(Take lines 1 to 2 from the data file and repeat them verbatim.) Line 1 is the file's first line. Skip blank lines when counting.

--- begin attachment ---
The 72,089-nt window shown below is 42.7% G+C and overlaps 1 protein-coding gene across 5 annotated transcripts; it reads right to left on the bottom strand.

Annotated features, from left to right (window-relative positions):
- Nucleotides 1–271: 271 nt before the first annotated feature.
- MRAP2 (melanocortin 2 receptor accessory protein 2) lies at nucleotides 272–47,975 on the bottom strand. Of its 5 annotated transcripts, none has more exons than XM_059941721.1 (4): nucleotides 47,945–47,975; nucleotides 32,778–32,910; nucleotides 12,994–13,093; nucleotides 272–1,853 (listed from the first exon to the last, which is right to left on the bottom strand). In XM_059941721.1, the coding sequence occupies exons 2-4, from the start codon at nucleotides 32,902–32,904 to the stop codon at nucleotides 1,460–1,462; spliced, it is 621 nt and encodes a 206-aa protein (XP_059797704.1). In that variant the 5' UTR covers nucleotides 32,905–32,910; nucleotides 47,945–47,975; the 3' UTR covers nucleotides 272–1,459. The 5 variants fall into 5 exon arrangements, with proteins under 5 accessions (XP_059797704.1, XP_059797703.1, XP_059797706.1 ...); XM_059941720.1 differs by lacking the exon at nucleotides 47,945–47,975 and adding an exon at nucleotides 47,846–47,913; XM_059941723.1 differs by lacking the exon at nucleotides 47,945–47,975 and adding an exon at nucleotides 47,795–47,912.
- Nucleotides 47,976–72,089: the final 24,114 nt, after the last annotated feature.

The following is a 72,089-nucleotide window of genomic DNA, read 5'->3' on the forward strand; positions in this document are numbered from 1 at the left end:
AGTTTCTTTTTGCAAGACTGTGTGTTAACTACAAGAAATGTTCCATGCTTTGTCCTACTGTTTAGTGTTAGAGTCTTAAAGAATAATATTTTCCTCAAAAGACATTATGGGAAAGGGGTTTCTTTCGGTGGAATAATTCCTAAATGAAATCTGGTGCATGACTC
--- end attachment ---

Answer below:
The 72,089-nt window shown below is 42.7% G+C and overlaps 1 protein-coding gene across 5 annotated transcripts; it reads right to left on the bottom strand.

Annotated features, from left to right (window-relative positions):